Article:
Playwright: Scripted by the artists and curated by Sana Selemon
At: Streaming online at BoHoTheatre.com Tickets: free with donation . Runs through: Open run
The projected shuttering of theater facilities for the remainder of the year ruled out cozy big-crowds-in-tiny-spaces musical pageants, but that didn't stop BoHo Theatre invoking their special talent for inviting every playgoer to share in an intimate conversation with its onstage personnel.
Since you can't get much more intimate than a heart-to-heart conducted in your own home, online stream seemed a fitting venue for BoHo's first production following their five Jeffs awarded in June.
The topic of this "exploration" is freedomas explicated, extolled and celebrated by an ensemble representing segments of our society for whom that intangible commodity has not always been granted, well, freely. Without the accelerant of on-site spectators puffing adrenaline fumes at one another, however, it's not enough to merely string together a series of chest-thumping inspirational anthems from the Broadway/Cabaret repertoire.
What most distinguishes BoHo's symposial revue is the diversity reflected, not only in its BIPOC cast, but in its selection of material. To be sure, the hour-long program includes fermata-laced torchers like "And I Am Telling You" and "The Man That Got Away" along with the obligatory "He Ain't Heavy, He's My Brother"but the likewise inevitable "I Gotta Be Me" is rendered in gentle soft-shoe tempo and dedicated to pioneering Vaudeville hoofer Bert Williams. We are offered a medley from the score of The Color Purple, but also a musical dialectic juxtaposing Bob Dylan's "The Times, They Are A-Changing" with Tracy Chapman's "Revolution" in addition to such period classics as Scott Joplin's "Easy Winners Rag" and Nina Simone's "I Wonder How It Feels to Be Free" ( "Like a bird in the sky/I'd soar to the sun" ).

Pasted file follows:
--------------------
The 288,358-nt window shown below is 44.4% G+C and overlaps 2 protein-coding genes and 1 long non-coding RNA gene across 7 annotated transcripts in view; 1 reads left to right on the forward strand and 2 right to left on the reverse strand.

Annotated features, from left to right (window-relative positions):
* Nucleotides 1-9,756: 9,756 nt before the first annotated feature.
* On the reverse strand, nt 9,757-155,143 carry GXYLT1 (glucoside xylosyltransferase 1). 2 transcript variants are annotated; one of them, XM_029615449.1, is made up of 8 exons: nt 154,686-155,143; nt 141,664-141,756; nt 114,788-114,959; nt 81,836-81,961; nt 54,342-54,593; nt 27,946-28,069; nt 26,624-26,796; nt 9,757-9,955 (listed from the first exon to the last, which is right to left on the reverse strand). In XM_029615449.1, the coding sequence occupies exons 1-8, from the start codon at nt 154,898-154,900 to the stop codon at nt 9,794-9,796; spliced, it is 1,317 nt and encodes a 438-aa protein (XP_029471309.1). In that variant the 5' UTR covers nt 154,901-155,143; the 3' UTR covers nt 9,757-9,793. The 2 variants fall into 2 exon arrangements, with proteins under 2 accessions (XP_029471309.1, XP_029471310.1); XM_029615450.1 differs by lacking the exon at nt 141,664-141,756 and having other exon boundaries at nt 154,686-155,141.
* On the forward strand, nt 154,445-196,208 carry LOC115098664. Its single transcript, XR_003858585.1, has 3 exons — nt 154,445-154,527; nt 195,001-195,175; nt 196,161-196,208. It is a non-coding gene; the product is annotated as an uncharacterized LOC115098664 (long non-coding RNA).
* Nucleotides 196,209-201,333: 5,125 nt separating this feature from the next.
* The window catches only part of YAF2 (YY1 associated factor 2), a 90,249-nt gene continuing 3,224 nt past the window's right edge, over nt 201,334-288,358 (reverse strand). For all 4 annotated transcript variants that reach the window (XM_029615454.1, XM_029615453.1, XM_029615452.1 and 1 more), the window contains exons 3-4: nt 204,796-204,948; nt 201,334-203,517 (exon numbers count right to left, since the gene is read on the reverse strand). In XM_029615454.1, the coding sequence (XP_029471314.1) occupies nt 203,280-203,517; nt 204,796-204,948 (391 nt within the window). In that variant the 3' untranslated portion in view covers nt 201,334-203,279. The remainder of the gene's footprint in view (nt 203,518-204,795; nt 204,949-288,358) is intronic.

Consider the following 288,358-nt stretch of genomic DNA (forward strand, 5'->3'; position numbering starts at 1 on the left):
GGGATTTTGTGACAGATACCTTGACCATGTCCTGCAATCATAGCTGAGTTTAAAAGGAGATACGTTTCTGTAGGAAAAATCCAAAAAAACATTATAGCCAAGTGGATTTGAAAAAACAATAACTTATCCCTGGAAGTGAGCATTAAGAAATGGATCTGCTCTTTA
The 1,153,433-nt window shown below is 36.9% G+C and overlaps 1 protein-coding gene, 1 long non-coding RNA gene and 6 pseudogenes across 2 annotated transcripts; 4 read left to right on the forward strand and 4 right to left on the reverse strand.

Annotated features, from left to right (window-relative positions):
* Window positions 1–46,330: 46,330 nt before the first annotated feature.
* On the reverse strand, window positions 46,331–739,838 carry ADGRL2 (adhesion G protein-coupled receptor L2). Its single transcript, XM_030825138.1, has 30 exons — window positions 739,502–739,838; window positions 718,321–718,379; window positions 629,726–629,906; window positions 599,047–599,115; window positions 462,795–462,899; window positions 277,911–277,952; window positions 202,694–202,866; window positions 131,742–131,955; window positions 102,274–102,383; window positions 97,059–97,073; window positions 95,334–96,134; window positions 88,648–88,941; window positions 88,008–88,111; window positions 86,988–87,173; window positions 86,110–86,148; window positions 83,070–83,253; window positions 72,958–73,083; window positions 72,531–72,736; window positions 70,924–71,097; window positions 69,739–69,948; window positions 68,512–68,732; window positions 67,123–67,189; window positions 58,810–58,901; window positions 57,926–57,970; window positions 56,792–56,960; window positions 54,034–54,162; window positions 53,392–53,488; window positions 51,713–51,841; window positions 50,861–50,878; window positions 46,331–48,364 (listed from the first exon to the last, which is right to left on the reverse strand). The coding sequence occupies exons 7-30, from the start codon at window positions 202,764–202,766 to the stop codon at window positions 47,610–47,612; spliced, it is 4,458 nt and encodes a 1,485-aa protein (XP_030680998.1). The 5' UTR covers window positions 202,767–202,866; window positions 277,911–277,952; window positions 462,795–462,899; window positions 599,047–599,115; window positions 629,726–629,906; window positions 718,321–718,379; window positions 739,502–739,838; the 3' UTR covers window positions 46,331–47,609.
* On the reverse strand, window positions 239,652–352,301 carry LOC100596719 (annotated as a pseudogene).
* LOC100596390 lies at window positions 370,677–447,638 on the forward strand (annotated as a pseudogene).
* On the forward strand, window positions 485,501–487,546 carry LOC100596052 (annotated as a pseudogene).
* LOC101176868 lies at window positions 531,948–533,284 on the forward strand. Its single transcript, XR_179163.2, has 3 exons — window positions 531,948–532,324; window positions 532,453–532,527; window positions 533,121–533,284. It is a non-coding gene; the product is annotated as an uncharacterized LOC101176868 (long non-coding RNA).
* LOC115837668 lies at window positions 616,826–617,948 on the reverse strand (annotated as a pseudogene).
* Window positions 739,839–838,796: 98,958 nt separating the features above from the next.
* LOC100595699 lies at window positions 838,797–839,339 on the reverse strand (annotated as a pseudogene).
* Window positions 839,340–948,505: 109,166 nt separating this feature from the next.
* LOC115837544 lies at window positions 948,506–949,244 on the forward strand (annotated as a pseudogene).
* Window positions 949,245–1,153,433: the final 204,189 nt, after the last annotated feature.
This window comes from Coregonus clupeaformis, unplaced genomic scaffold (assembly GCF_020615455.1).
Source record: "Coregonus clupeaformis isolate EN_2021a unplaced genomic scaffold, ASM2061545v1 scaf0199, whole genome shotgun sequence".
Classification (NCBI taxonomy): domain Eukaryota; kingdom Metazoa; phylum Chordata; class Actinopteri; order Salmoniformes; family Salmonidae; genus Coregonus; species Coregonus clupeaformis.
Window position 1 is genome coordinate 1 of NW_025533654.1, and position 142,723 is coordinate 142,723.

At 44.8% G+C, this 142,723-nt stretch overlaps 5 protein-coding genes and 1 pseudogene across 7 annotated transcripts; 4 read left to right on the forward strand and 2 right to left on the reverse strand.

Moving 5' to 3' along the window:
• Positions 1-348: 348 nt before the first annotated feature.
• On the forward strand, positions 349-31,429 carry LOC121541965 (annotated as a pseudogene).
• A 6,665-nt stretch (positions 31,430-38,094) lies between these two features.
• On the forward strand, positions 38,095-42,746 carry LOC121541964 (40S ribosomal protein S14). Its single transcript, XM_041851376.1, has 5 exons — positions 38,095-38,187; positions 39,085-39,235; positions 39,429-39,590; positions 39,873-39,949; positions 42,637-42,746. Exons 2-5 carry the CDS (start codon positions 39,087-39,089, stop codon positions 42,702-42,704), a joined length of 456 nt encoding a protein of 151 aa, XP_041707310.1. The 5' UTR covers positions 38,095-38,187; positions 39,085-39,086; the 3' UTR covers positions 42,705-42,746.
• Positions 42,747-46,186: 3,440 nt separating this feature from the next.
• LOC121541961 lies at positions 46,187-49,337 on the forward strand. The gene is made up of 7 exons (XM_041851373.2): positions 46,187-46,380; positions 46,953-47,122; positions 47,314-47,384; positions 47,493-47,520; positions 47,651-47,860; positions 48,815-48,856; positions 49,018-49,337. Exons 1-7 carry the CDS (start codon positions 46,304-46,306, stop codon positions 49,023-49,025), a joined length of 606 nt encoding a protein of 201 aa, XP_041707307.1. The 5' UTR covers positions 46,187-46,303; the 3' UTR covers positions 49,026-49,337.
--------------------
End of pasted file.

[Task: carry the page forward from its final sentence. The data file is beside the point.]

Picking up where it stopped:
It's not all warbles and belts, though: Enhanced spoken-word accounts describe how unexpected identity and enlightenment may be discovered within the restricted environment of a Jesuit seminary, muse on the irony of a society where even Freedom itself comes at a price, and caution us to exercise diligence in guarding ours. Sometimes no words are needed, as in the poignant cinematic tale of a lonely young single who fashions herself a companion from old clothes and a paper-mache pig-mask for company and cuddling during the current isolation.
That same isolation mandates solitary entertainers overcoming spartan recording-booth acoustics, bare-bones instrumentals and the occasional missed note, but by the time esteemed artist/activist Marguerite Mariama exhorts us in a rousing triple-lyric finale to "Stand up! Stand up!" we are as cognizant as we are appreciative of the talent and industrydon't forget BoHo director/curator Sana Selemon. accompanist Nick Graffagna and video editors Tony Churchill and Charles Riffenburggoing into the assembly of this contemplation on a privilege too often taken for granted.